Although we don't believe in timing the market or panicking over daily movements, we do like to keep an eye on market changes -- just in case they're material to our investing thesis.

Boy, the Federal Reserve really threw Wall Street a curveball today. A curveball, incidentally, that Wall Street promptly belted to the parking lot. With the market bracing for a $10 billion or so reduction to the monthly $85 billion bond-buying program, the Fed instead decided that the $85 billion number was just fine. The decision sent nearly every single stock in the Dow Jones Industrial Average (DJINDICES:^DJI) soaring, and the index ended up 147 points, or 1%, at 15,676, an all-time high. 

With the entire materials sector up 2.2% today, Alcoa (NYSE:AA) shares tagged along for the ride, jumping 3.6% Wednesday. Shares are about 90% more volatile than the overall market, so you can usually count on an outsized move from stock in the aluminum giant on big swing days like today. Investors are hoping a continued Fed stimulus will buoy industry, which in turn would be a huge boon to Alcoa.

Of course, homebuilders and stocks associated with the health of the real estate market didn't do too badly either today. Home Depot (NYSE:HD), for instance, rallied 2.1%, continuing to post outsized gains in a year that's already seen the stock jump 25%. The Fed wants to keep interest rates low, in part to keep real estate on the up-and-up, which would be welcome for this home improvement retailer.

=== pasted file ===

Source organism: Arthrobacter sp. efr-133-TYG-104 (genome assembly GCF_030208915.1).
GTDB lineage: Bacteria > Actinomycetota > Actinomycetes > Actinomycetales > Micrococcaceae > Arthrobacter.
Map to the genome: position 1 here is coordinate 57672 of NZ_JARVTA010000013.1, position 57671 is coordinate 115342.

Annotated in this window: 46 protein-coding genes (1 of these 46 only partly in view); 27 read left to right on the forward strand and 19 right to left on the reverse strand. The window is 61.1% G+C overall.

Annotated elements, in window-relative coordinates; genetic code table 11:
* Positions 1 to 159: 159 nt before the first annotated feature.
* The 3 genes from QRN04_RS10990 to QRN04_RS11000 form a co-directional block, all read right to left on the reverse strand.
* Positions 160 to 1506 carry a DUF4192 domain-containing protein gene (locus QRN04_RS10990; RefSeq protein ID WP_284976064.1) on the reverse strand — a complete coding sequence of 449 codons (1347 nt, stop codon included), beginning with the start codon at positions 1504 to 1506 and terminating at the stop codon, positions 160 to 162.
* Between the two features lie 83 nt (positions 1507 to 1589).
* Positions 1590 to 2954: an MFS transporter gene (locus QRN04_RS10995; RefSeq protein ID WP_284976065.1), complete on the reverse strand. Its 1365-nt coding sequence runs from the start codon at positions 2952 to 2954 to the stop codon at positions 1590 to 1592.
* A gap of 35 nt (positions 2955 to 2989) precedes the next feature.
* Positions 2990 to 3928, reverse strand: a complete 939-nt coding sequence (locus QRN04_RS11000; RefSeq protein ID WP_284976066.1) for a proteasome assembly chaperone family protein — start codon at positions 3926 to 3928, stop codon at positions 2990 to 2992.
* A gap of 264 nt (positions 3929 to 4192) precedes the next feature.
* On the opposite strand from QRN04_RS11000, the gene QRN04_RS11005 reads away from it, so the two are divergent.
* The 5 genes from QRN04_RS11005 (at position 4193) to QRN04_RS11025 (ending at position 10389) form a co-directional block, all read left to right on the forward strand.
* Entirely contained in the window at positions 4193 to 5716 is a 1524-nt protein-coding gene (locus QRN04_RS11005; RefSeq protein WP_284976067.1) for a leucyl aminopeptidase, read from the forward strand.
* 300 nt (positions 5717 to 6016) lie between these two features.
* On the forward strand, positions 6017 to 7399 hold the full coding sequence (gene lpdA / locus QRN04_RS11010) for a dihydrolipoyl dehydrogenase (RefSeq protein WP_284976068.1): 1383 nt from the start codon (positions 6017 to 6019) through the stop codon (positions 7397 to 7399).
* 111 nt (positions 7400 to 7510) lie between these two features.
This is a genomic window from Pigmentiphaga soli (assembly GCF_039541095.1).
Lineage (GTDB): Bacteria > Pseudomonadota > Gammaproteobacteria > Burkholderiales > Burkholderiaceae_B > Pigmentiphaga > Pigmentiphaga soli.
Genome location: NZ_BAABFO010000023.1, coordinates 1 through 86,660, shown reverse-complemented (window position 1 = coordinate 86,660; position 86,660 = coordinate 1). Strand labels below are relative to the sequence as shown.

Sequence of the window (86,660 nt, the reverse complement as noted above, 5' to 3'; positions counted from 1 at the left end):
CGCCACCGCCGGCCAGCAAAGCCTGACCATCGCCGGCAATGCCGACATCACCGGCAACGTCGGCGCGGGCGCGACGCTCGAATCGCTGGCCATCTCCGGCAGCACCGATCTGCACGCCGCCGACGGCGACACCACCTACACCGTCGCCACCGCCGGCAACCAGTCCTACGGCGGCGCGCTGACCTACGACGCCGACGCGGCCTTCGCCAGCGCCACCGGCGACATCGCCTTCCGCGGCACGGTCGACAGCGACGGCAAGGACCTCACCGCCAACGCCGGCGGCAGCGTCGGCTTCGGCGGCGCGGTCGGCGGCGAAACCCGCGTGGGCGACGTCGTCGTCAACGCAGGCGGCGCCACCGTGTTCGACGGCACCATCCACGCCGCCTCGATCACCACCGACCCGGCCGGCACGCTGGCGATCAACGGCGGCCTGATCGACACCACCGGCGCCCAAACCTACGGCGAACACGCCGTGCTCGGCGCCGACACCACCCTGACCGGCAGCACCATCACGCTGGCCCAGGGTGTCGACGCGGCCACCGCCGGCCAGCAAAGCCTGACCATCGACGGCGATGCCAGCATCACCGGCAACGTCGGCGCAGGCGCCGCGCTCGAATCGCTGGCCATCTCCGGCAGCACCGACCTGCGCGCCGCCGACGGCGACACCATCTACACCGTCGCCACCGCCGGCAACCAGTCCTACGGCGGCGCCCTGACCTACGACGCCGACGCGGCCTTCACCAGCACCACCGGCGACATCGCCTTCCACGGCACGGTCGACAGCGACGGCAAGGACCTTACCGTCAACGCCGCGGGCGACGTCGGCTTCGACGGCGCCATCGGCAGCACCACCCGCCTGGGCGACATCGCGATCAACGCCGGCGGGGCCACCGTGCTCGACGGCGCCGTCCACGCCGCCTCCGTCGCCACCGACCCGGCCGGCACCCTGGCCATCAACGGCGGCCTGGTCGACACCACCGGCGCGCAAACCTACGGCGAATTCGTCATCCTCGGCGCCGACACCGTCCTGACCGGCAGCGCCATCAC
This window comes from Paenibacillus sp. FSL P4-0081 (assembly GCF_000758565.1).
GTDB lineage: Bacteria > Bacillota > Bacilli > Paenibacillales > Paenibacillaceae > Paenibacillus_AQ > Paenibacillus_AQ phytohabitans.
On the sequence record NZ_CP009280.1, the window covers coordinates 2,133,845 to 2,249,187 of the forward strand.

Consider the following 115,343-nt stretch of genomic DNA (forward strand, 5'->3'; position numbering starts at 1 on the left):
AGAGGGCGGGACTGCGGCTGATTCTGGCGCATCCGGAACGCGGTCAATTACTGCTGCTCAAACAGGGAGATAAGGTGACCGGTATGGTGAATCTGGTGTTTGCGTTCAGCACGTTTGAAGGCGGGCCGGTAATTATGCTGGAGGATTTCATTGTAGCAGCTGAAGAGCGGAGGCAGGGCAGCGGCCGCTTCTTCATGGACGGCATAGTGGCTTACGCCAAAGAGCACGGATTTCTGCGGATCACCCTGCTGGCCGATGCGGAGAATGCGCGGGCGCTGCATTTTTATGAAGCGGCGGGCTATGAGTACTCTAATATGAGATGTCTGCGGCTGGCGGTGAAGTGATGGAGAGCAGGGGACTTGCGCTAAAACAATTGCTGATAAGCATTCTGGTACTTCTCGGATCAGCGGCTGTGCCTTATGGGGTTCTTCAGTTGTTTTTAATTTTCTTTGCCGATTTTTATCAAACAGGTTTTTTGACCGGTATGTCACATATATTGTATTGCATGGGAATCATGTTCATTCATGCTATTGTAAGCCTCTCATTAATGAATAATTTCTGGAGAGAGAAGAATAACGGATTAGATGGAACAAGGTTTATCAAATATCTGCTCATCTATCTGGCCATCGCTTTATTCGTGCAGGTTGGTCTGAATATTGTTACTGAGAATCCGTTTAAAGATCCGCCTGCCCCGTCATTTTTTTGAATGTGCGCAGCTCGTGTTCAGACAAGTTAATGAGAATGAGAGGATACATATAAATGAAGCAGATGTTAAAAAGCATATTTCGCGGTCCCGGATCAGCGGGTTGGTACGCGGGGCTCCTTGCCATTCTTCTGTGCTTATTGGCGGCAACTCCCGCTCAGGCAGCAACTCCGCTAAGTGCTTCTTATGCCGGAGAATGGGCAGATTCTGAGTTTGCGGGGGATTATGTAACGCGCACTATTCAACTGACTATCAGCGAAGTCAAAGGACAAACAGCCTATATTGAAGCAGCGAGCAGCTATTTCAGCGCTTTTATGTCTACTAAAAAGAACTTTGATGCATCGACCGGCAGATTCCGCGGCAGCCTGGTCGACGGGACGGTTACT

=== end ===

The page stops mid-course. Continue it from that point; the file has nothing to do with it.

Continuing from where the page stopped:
Coca-Cola (NYSE:KO), which rewards investors to the tune of a 2.8% dividend each year, added 2.1% Wednesday. Solid companies -- and there may not be a better example of a solid company than the 127-year-old Coke -- with sustainable, decent dividends were bid higher today as bond yields fell on the Fed's announcement. It makes sense that investors would rather have equity in a great company on top of an income stream as opposed to no equity mixed with comparable yields. 

Lastly, UnitedHealth Group (NYSE:UNH) ended the day as the Dow's sole, lonely decliner, shedding 1.7%. Like Alcoa, the health insurer's move today harkens to yesterday's market dynamics, when UnitedHealth was again the weakest performer in the index. The volatility is somewhat understandable: With the all-important Oct. 1 (the day Obamacare state exchanges officially open for business) date looming, some shareholders who've been along for the stock's 34% surge in 2013 may be looking to cash out before the uncertainty rears its head. For long-term investors, it might be worth waiting until October to see how Obamacare factors in to UnitedHealth's business model.